Author Topic: History of house in Glossop  (Read 334 times)

Offline stanmapstone

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Re: History of house in Glossop
« Reply #9 on: Thursday 16 May 19 09:34 BST (UK) »
8 Pike's Lane is in the 1871 Census. RG10; Piece: 3643; Folio: 25; Page: 42
Joshua Andrew   45 Overlocker of Power Looms
Ellen Andrew   42 Housekeeper
Noah Andrew   16 Warehouseman
Walter Andrew   14 Paper Finisher
Mary Andrew   6
Albert Andrew   3

Stan
Mapstone, Mapston.
Census Information is Crown Copyright, from www.nationalarchives.gov.uk

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Offline ShaunJ

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Re: History of house in Glossop
« Reply #10 on: Thursday 16 May 19 09:57 BST (UK) »
1912 Directory:

Taylor, Robert, insurance agent

http://www.glossopheritage.co.uk/tradedir/dir1912.html
UK Census info. Crown Copyright, from www.nationalarchives.gov.uk

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Offline GrahamH

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Re: History of house in Glossop
« Reply #11 on: Thursday 16 May 19 11:58 BST (UK) »
The land on which number 8 Pikes Lane is built (and numbers 4 and 6) was leased on 15th January 1872 by Isaac Hadfield of Whitfield, Gentleman, to John Edward Batty of Pikes Lane, Glossop, Tin plate worker.
It was a lease "of a plot of land situate at Whitfield in the parish of Glossop in the county of Derby for building upon.
To the north, being 89 ft 8 ins by John Edward Batty's Leasehold.
To the east, being 24 feet by John Street.
To the south, being unmarked (but looks same as north) by Ground intended to be demised by Mr Isaac Hadfield to Tom Bradbury.
To the west, being 27 ft 7 ins by Land belonging to M. E. Hadfield Esq.
In total, the plot comprises 252 square yards.".

The ground rent for the whole plot was (still is) 1 11s 6d per annum.

Isaac Hadfield was my great great grandfather.
The freehold ownership of the land stayed in the family until I sold it about 9 years ago.

Offline GrahamH

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Re: History of house in Glossop
« Reply #12 on: Thursday 16 May 19 12:01 BST (UK) »
8 Pike's Lane is in the 1871 Census. RG10; Piece: 3643; Folio: 25; Page: 42
Joshua Andrew   45 Overlocker of Power Looms
Ellen Andrew   42 Housekeeper
Noah Andrew   16 Warehouseman
Walter Andrew   14 Paper Finisher
Mary Andrew   6
Albert Andrew   3

Stan
I think house numbers may have changed since then. The original lease has a date of 1871 but that has been crossed out and changed to 1872.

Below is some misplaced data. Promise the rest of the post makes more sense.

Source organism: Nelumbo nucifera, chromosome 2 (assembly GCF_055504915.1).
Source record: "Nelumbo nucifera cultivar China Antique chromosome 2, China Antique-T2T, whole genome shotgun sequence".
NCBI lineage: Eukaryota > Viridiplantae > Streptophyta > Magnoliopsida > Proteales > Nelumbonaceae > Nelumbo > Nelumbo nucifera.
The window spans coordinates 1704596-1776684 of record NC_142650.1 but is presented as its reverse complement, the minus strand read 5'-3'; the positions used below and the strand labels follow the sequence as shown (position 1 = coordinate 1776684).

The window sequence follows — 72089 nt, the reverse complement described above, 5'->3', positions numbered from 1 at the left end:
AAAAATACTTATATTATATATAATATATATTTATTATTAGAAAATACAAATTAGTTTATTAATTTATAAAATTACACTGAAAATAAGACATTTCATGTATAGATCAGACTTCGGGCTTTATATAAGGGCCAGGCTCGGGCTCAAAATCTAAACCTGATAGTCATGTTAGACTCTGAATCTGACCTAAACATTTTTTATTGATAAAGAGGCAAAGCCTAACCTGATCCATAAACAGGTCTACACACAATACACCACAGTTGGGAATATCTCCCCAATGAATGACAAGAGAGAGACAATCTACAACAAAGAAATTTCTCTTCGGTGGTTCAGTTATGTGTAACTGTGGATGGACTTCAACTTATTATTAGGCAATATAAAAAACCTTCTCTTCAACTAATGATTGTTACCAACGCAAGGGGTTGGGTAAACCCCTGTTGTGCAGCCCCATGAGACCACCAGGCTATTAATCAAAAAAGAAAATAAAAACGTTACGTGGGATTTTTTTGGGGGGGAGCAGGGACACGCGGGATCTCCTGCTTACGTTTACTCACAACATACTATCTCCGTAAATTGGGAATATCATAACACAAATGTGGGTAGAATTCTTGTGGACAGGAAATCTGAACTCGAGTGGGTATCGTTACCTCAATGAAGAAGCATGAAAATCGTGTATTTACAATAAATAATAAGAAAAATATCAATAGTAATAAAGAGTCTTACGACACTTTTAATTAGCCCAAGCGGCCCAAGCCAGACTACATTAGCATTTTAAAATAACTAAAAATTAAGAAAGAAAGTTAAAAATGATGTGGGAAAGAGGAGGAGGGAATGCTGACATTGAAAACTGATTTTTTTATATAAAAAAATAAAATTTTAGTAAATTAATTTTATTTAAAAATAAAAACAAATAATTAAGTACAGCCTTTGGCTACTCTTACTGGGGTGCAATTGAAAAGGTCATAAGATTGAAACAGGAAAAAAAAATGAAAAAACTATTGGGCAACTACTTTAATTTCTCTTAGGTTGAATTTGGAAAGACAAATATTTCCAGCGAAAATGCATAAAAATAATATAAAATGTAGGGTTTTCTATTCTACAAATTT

Offline carlingford

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Re: History of house in Glossop
« Reply #13 on: Thursday 16 May 19 13:31 BST (UK) »
Thanks so much for the posts, we really are enjoying the history of this old house, wonderful.

Offline cristeen

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Re: History of house in Glossop
« Reply #14 on: Thursday 16 May 19 14:37 BST (UK) »
May be worth asking the conveyancing solicitor if there are any documents in the deeds. Years ago our solicitors contacted us to ask if we wanted a folder of old documents from our deeds. They were clearing filing cabinets and the documents were no longer relevant. The documents started with deeds for the land, planning for the terrace of six houses and mortgage documents for all the previous owners who had since died. It was fascinating reading & we left the folder with the new owners when we sold up
Newson, Steavenson, Walker, Taylor, Dobson, Gardner, Clark, Wilson, Smith, Crossland, Goldfinch, Burnett, Hebdon, Peers, Strother, Askew, Bower, Beckwith, Patton, White, Turner, Nelson, Gilpin, Tomlinson, Thompson, Spedding, Wilkes, Carr, Butterfield, Ormandy, Wilkinson, Cocking, Glover, Pennington, Bowker, Kitching, Langhorn, Haworth, Kirkham.

Offline GrahamH

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Re: History of house in Glossop
« Reply #15 on: Friday 17 May 19 07:10 BST (UK) »
I was a bit short of time yesterday so I've had another look at the original lease deeds (some of which I was able to retain possession of when I sold the land). I also had a nagging memory about that particular plot.